Good morning to Captain and crew alike and welcome to the Admiralty Docket.Cruise ship and container ship Charleston

Today our subject is Shipboard Injury to Passengers and Visitors. Often, we are asked by prospective or former passengers or visitors whether there are maritime remedies for injuries suffered by passengers on a vessel. The proliferation of private vessel ownership and the increase in available engine power in recent years combined with time and other constraints on operators learning proper operation and navigation skills for their vessels has led to an increase in injuries to operators and passengers alike. As is evident when viewing a scenario such as this: where operators apparently fail to recognize hazards and adjust the speed and direction of the vessel in an appropriate manner to protect the passengers and visitors in the boat, operator negligence is an all-too-common cause of injury to shipboard passengers and visitors.

A person who contracts to travel aboard a vessel in exchange for payment of a fare, is called a passenger. Other than passengers and seamen, a person aboard a vessel with the consent of her owner is called a visitor, whether aboard for business or pleasure. Historically, the general maritime law imposed upon vessel owners a very high duty of care to protect passengers from injury or death aboard a vessel, but imposed a lesser duty of care to protect visitors while aboard. In many cases this distinction was based upon common law real property concepts of invitees and licensees and was said to flow from the greater benefits to the vessel owners from the presence of fare paying passengers as compared to lesser benefits to the vessel owners from the presence of non paying visitors.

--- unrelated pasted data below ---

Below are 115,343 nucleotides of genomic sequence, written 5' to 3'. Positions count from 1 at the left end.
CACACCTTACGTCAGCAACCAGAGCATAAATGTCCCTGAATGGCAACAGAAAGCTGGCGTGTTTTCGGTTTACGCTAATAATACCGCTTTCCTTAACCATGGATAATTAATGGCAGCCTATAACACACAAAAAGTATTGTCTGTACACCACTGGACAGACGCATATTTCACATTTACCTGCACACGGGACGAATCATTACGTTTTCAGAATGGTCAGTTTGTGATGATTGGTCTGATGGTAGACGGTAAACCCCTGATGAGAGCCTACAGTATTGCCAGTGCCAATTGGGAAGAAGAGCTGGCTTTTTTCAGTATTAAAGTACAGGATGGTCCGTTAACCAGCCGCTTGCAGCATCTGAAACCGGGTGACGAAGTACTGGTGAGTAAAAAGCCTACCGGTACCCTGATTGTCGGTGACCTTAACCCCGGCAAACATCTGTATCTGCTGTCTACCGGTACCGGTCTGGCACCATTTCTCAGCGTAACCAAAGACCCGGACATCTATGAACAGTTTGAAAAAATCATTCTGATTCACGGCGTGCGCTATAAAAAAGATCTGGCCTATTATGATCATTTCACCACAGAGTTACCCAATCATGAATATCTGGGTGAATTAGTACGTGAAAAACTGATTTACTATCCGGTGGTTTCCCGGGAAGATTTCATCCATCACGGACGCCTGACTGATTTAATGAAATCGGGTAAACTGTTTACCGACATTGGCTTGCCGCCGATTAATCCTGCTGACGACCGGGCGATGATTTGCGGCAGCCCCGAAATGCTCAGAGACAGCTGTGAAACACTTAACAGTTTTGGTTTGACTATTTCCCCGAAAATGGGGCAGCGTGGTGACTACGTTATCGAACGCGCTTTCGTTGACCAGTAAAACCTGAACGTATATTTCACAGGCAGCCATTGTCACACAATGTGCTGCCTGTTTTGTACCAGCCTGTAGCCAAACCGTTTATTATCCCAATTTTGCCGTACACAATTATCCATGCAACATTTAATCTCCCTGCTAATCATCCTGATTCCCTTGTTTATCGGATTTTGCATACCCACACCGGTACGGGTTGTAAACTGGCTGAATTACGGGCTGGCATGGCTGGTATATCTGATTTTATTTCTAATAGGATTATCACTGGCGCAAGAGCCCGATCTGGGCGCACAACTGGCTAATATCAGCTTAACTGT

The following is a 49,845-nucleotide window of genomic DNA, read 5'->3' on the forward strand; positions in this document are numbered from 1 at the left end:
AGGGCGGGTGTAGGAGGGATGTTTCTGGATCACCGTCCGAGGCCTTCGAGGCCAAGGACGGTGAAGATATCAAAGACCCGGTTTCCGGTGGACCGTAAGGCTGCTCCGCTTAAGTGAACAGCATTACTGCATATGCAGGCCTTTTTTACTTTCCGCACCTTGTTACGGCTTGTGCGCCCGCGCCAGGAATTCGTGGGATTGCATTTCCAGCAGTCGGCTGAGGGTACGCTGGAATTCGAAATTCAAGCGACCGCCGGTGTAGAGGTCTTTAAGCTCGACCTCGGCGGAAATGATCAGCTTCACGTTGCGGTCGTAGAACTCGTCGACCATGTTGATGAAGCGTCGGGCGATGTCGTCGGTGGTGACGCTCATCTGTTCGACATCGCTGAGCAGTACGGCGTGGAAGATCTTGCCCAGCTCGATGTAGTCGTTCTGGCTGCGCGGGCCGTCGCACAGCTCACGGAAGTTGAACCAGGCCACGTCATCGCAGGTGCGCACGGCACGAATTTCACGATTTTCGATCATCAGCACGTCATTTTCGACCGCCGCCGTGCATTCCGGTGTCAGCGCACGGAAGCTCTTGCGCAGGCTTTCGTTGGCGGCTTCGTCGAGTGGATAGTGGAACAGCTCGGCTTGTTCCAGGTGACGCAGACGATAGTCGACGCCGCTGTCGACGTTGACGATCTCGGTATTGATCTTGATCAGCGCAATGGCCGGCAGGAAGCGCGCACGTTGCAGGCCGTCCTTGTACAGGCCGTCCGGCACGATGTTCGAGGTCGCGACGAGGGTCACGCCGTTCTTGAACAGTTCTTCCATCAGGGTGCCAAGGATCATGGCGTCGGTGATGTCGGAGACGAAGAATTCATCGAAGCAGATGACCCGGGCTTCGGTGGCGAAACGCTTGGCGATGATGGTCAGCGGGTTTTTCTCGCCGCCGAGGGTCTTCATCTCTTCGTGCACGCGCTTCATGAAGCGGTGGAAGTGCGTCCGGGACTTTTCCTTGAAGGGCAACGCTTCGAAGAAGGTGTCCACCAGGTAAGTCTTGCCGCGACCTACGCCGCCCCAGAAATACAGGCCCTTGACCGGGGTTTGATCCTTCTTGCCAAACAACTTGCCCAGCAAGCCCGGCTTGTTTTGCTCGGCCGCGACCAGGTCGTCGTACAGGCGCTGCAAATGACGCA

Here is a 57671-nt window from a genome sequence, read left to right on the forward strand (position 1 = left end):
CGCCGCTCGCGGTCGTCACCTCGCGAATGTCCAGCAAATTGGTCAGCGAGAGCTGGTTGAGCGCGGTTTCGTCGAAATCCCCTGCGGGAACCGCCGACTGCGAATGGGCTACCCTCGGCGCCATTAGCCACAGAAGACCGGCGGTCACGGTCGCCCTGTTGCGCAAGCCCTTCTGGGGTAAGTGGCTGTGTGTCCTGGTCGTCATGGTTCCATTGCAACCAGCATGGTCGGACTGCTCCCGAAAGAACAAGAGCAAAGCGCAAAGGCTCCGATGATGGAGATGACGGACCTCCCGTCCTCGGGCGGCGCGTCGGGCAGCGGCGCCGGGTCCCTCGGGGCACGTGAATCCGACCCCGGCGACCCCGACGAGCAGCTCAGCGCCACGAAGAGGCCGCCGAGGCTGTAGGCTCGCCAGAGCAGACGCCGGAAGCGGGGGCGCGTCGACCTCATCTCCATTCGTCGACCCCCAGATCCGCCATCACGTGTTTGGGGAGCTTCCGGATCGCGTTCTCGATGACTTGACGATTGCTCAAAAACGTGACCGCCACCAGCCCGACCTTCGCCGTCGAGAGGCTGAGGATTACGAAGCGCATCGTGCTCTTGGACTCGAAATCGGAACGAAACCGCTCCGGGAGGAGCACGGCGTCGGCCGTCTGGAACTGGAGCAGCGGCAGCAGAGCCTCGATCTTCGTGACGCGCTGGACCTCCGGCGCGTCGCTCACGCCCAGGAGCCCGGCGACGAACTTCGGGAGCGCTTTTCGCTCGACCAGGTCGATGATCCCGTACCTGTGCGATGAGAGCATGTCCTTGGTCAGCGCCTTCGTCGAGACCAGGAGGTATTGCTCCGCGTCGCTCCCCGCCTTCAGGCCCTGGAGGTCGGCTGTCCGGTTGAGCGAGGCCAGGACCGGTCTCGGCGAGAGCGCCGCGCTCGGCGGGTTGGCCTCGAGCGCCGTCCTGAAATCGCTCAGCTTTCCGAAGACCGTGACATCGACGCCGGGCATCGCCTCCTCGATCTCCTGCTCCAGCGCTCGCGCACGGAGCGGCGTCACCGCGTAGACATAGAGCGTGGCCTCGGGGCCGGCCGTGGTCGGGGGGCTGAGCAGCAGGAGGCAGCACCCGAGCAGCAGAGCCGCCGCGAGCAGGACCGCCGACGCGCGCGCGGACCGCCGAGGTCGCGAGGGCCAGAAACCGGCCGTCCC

However, this landside distinction was abandoned by the U. S. Supreme Court in the 1959 case, Kermarec v. Compagnie Gererale Transatlantique, which requires vessel owners to exercise reasonable care to protect from injury or death all non-crewmembers lawfully aboard a vessel, whether passengers or visitors.
Generally, this means that passengers and visitors are entitled to safe means of boarding the vessel, safe facilities aboard the vessel, and compliance with all applicable safety standards and regulations. Passengers and visitors are also entitled to freedom from negligence on the part of the vessel
owners or their employees, freedom from reasonably preventable injury by other passengers or visitors, and freedom from intentional misconduct of the vessel owners or their employees. Under the doctrine of attractive nuisance, vessel owners who fail to anticipate and protect against a child’s natural attraction to certain dangerous conditions may be held liable for injuries to children thus lured into danger.
By contrast, vessel owners owe no duty of care to protect persons unlawfully aboard a vessel, such as stowaways. Vessel owners will be held responsible for injury or death to persons unlawfully aboard the vessel, only if the injury or death results from willful or wanton misconduct amounting to inhumane treatment by the owners or crew. If facilities are unsafe for passengers or visitors, a vessel owner may be required to make the facilities safe. Or, if cost or time considerations make such action impractical and if passengers and visitors can avoid the danger, a vessel owner may satisfy its duty by giving adequate warning of existing conditions.
If a passenger or visitor suffers injury or death aboard a vessel because of the negligence or wrongful conduct of a party other than the vessel owner or the crew, the passenger or visitor may have a cause of action against that party for such negligence.

More next week on the Admiralty Docket. Until then, remember that your rights and responsibilities change as you approach the shore, and may God Almighty grant you pleasant sailing.